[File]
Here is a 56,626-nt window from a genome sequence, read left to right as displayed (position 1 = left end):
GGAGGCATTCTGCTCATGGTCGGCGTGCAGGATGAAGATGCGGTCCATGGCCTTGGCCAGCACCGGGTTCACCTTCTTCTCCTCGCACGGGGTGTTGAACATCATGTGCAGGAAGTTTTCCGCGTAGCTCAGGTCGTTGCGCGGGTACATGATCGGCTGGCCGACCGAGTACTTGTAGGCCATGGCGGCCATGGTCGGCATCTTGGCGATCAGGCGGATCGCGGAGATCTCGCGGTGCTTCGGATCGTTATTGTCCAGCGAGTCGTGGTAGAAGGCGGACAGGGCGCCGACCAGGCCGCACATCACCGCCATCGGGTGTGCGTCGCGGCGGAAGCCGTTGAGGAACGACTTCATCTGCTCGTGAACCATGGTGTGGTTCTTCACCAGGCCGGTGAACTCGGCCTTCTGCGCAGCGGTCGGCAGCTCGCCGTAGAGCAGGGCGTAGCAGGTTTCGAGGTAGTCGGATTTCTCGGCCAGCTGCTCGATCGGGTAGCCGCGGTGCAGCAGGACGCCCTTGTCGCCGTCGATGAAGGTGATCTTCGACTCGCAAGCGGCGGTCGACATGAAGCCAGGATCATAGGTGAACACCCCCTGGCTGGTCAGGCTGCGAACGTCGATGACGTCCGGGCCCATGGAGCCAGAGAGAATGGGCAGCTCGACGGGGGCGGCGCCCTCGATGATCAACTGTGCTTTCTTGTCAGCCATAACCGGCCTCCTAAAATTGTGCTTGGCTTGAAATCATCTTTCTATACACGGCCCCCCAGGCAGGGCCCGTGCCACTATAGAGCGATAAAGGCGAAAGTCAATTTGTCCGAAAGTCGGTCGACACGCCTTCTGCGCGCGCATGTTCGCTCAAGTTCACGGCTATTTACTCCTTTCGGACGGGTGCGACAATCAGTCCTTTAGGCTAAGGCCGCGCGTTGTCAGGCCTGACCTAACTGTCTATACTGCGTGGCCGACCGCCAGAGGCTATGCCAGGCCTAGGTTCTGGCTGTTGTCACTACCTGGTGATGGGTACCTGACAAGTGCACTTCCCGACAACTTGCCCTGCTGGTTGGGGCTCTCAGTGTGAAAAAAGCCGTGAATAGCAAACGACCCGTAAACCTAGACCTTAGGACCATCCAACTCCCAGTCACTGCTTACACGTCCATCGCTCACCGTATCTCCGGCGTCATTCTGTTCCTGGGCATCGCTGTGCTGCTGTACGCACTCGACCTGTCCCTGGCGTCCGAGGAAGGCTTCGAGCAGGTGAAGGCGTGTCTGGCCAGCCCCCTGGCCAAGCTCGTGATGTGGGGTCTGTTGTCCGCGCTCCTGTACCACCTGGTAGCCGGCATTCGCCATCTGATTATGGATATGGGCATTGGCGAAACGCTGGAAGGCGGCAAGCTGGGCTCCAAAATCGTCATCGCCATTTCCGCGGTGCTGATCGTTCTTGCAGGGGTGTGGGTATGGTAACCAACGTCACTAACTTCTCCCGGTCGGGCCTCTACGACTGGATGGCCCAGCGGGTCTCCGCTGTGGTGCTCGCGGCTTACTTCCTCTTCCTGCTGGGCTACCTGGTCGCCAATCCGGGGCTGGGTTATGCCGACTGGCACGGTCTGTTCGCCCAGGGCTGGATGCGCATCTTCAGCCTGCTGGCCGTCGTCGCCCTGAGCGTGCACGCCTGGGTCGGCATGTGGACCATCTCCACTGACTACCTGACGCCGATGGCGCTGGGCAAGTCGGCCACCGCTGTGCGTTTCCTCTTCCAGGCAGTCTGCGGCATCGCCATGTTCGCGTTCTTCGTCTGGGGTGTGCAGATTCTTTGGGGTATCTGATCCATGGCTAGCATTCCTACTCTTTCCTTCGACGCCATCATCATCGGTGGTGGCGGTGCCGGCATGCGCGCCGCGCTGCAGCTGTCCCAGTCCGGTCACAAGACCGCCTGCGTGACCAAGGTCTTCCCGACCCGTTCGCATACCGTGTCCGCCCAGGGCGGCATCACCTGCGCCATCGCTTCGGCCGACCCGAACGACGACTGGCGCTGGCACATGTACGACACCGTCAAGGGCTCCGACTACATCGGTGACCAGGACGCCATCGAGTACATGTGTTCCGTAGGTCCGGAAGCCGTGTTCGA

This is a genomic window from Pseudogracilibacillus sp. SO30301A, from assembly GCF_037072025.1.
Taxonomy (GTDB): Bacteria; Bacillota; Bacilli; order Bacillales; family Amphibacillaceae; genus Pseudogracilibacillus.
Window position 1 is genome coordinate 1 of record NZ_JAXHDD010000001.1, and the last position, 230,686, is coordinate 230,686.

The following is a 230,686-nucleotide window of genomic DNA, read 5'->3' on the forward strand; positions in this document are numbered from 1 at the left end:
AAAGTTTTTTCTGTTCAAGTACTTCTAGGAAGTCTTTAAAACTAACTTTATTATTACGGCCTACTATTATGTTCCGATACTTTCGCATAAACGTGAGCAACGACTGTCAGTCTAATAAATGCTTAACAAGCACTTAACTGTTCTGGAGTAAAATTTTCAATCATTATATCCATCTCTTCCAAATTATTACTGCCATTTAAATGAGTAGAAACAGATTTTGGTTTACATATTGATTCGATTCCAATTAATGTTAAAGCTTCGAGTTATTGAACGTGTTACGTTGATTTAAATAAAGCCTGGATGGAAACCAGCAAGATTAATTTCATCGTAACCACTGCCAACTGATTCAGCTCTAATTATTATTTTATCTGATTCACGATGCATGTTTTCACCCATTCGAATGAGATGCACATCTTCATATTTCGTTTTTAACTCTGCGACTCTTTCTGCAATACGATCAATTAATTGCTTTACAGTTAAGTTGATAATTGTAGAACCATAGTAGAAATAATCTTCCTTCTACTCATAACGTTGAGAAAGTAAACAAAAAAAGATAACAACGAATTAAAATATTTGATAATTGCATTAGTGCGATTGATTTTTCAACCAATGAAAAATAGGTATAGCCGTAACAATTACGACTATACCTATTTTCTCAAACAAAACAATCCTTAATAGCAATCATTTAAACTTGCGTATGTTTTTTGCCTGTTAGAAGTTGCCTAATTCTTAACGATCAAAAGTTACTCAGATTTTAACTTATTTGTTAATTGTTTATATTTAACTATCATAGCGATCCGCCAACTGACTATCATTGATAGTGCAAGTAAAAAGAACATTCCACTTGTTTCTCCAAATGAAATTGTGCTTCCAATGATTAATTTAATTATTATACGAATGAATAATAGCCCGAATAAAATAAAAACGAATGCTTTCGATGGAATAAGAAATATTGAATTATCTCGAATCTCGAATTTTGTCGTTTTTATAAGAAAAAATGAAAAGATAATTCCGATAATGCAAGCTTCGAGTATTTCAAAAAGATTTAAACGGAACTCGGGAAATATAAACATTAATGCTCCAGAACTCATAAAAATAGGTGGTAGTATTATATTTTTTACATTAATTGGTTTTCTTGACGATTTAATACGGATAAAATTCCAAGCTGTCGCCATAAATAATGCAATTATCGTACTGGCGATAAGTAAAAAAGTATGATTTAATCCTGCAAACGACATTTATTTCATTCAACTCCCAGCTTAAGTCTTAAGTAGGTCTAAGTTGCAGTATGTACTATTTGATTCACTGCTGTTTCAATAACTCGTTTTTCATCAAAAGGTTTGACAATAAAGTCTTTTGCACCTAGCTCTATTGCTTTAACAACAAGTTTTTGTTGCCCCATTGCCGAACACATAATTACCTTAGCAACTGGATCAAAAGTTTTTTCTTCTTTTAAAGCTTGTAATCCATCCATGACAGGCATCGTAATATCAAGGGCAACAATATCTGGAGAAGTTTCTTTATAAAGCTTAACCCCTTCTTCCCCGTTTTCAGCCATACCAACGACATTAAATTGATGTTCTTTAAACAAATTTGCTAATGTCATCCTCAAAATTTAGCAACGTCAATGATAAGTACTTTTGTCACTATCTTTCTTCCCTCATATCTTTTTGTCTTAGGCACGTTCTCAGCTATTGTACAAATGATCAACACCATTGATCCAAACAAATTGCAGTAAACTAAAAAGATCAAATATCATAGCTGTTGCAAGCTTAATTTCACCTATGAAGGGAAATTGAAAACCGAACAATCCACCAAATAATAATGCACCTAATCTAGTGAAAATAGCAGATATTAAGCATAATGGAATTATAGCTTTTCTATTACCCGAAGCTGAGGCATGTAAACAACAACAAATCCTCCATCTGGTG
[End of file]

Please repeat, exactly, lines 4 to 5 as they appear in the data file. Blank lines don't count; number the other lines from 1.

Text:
Taxonomy (GTDB): Bacteria; Bacillota; Bacilli; order Bacillales; family Amphibacillaceae; genus Pseudogracilibacillus.
Window position 1 is genome coordinate 1 of record NZ_JAXHDD010000001.1, and the last position, 230,686, is coordinate 230,686.